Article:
There were two talks on global modeling of aerosol nucleation. Spracklen showed that only including primary emissions of aerosol underestimates the number of aerosol particles typically measured, so nucleation contributes significantly to the aerosol number budget. Moreover, only including binary homogeneous nucleation (according to the classical nucleation theory) still leads to an underestimation of particle numbers; some sort of empirical nucleation scheme is needed to reach reasonable agreement. That is something I recognize from most other (including my own) research of both field and laboratory measurements.

 

Pierce, using a different model (based on the GISS II GCM), investigated the potential effect of cosmic rays on cloud condensation nuclei and cloudiness. Two different parameterizations for ion induced nucleation (Modgil et al and an ‘ion-limit’ assumption that all ions go on to form a new particle), somewhat surprisingly, both lead to a change in nucleation of about 20%, in response to a prescribed change in cosmic ray flux. This difference in cosmic ray flux was of the order of the difference between solar minimum and solar maximum, which happens to be comparable to the change in cosmic ray flux over the first half of the 20th century. If this 20% change in nucleation would translate directly in a 20% change in the number of cloud droplets, one might expect a change in cloud cover of about 2% (which is similar to the magnitude suggested by Svensmark et al as having been caused by cosmic rays). However, as one might expect, the number of cloud condensation nuclei (CCN) in the model changed by much less than 20% in response to the 20% change in nucleation. Let alone the number of cloud droplets and the cloud cover.

 

Penner gave a very interesting talk in which she showed that satellite derived estimates of the aerosol indirect effect (i.e. their effect on clouds and thus on climate) are substantially smaller than model calculated estimates (the former are in the range of -0.2 W/m2, whereas the latter range between roughly -0.5 and -1.5 W/m2. The negative sign means it causes cooling.) However, satellite estimates are based on the aerosol optical depth, and this may cause an underestimation of the aerosol indirect effect (AIE). The model calculated AIE is very sensitive to nucleation and to primary aerosol emissions.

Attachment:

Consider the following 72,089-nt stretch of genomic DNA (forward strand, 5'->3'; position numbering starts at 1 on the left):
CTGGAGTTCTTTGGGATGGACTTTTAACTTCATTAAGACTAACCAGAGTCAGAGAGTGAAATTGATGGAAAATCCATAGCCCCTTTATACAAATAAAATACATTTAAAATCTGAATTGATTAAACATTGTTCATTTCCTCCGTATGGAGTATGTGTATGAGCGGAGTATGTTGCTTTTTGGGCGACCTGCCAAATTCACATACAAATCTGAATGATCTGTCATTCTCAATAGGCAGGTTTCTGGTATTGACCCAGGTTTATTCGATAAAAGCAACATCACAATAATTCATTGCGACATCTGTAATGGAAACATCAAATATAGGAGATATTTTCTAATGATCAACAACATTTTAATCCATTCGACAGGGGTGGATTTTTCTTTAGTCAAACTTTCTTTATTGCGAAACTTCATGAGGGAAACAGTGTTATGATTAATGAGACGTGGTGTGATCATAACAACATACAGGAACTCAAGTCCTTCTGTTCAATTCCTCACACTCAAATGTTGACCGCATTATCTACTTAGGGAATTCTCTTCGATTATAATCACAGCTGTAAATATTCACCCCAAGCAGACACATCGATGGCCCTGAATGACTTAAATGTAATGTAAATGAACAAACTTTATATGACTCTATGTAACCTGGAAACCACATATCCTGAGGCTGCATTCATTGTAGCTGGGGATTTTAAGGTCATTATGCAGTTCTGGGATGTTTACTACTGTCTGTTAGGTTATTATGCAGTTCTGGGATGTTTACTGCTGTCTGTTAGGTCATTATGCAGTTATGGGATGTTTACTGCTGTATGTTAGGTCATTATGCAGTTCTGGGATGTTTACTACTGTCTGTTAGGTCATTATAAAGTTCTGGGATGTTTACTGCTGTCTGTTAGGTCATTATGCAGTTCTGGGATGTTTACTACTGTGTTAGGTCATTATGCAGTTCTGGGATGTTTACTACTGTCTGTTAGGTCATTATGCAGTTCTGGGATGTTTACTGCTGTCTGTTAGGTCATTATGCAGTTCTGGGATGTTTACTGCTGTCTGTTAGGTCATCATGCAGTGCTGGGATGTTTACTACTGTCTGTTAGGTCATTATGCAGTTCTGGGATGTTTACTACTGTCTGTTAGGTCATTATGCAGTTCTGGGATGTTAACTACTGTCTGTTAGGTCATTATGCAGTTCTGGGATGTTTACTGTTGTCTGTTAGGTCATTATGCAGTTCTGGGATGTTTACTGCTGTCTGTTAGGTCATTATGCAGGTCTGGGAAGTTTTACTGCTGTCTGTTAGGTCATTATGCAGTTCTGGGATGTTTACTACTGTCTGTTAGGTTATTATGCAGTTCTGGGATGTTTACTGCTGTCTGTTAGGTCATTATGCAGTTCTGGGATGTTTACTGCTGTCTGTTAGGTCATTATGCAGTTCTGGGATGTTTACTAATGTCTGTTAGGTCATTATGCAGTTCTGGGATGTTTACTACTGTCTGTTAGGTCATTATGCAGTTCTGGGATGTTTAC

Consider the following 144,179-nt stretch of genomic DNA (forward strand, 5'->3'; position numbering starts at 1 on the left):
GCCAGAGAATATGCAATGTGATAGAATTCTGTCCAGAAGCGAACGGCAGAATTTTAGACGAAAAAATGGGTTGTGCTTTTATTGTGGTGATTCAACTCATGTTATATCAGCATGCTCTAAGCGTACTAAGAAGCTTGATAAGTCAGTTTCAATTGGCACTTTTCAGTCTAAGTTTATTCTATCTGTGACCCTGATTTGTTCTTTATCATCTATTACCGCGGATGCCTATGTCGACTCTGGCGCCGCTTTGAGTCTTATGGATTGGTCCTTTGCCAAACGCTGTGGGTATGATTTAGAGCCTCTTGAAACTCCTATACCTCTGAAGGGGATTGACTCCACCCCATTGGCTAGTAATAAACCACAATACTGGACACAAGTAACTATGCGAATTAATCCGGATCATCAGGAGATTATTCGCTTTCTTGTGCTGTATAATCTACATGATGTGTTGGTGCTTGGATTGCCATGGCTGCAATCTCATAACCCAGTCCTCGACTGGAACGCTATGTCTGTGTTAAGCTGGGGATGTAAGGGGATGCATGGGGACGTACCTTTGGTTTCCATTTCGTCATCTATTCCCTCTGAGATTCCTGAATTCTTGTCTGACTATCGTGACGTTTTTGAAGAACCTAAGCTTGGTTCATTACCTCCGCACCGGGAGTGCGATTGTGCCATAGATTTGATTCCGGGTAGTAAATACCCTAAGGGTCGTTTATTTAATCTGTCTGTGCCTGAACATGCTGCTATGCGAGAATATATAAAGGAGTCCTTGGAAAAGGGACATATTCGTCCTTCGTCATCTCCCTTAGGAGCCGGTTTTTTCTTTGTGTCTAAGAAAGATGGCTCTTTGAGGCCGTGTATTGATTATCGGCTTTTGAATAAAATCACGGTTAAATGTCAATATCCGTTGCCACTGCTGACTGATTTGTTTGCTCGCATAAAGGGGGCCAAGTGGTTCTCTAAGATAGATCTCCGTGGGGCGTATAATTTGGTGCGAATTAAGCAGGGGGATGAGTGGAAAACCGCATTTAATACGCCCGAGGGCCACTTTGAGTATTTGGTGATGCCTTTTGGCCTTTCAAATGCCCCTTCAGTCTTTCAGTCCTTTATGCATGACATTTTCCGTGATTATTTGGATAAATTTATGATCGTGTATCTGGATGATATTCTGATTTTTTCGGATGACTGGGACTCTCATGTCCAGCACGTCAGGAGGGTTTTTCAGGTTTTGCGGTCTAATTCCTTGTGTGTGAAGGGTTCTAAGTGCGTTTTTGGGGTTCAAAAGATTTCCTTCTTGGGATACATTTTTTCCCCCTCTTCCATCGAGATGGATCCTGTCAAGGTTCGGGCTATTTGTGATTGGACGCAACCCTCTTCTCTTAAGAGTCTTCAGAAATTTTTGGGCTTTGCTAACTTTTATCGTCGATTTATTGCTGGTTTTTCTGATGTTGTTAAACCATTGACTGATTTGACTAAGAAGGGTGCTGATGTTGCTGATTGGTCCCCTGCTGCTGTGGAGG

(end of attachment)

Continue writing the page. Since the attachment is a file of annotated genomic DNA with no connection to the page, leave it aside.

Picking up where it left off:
Concerning the second indirect effect, based on satellite measurements a 5% difference in the probability of precipitation was found between clean and polluted clouds (where the latter has a lower probability than the former, because of the enhanced droplet number and thus reduced droplet size). Rosenfeld claims that this so called cloud lifetime effect is stronger than the cloud albedo effect, whereas others claim the opposite.

 

At the last EGU meeting in Vienna Philipona presented empirical evidence from several mid-European sites that the direct effect of aerosol (scattering of sunlight) may be stronger than their indirect effect via clouds, whereas modeling results usually point to the opposite. They suggested that a decrease in aerosol loading may have contributed significantly to the warming of the past 30 years, and that when the aerosol loading stabilizes again, the rate of warming will decrease as a consequence. This fits in with the global dimming – global brightening picture (the amount of solar radiation received at the surface depends on the aerosol loading because of their light scattering properties).

 

The large uncertainties in the aerosol effects on climate may affect estimates of the climate sensitivity (equilibrium temperature change for a given change in climate forcing) (Penner) and/or of the ocean response time (lag in temperature response caused by thermal inertia of the oceans) (Hansen). The three are connected, and their magnitudes can be traded off in trying to match the 20th century temperature record by models. For example, a larger negative aerosol forcing (and thus a weaker net positive forcing) would need to be combined with a higher climate sensitivity and/or a shorter ocean response time in order to still provide a good match. Of course, there are other constrains on these processes as well that have to be taken into account.

 


Follow

Get every new post delivered to your Inbox.

Join 124 other followers